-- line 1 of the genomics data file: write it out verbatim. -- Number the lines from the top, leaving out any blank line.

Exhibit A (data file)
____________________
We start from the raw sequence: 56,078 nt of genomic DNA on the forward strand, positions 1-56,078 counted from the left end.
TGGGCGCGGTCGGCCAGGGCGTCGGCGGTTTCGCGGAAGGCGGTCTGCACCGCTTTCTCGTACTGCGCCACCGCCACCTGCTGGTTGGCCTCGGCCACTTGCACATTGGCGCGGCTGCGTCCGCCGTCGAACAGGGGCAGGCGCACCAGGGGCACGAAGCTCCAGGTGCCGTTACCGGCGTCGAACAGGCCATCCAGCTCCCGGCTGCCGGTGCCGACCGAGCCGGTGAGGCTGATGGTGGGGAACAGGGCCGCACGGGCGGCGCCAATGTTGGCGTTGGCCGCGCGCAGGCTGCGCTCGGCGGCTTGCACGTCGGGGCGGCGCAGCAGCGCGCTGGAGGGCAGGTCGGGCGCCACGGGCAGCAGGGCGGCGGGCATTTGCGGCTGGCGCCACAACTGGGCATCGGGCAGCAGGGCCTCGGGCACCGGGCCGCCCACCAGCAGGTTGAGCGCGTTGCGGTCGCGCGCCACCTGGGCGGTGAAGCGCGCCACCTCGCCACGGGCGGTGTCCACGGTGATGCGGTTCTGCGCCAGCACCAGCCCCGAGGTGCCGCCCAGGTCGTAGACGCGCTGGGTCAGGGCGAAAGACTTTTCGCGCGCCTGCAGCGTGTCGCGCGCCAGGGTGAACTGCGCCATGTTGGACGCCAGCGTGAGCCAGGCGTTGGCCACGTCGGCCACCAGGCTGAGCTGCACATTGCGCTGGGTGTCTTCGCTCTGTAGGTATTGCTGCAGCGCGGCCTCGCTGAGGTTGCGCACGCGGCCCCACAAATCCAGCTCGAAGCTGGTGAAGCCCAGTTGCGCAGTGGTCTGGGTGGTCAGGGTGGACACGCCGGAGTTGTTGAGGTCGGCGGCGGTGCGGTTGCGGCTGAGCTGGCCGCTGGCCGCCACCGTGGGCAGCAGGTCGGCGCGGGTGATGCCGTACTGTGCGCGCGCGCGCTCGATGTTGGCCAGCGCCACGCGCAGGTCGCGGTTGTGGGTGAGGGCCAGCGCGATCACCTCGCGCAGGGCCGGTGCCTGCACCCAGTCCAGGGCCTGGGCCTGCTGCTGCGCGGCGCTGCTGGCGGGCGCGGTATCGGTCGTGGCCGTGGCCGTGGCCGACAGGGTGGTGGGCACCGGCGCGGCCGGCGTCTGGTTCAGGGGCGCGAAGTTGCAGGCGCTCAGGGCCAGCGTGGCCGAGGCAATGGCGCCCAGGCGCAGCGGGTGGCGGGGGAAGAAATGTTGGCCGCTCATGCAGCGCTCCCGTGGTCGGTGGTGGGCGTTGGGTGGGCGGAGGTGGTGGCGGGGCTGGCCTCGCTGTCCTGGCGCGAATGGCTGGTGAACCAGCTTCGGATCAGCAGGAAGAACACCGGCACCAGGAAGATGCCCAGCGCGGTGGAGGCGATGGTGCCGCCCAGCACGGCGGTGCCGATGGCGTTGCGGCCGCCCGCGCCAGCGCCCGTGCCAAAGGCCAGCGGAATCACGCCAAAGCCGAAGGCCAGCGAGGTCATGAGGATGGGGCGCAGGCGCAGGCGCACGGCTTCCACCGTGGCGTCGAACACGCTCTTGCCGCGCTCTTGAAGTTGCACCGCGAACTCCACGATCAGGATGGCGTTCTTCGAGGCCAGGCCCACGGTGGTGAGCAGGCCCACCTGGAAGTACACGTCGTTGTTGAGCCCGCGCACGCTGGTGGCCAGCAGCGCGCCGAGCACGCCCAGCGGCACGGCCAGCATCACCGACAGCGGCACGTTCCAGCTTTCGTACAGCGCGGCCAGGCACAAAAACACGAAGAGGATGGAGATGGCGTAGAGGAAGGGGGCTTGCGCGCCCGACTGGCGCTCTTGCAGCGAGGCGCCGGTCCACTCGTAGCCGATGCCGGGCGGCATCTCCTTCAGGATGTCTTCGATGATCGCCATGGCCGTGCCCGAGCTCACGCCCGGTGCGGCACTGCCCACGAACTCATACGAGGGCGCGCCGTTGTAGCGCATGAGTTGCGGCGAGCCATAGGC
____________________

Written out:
We start from the raw sequence: 56,078 nt of genomic DNA on the forward strand, positions 1-56,078 counted from the left end.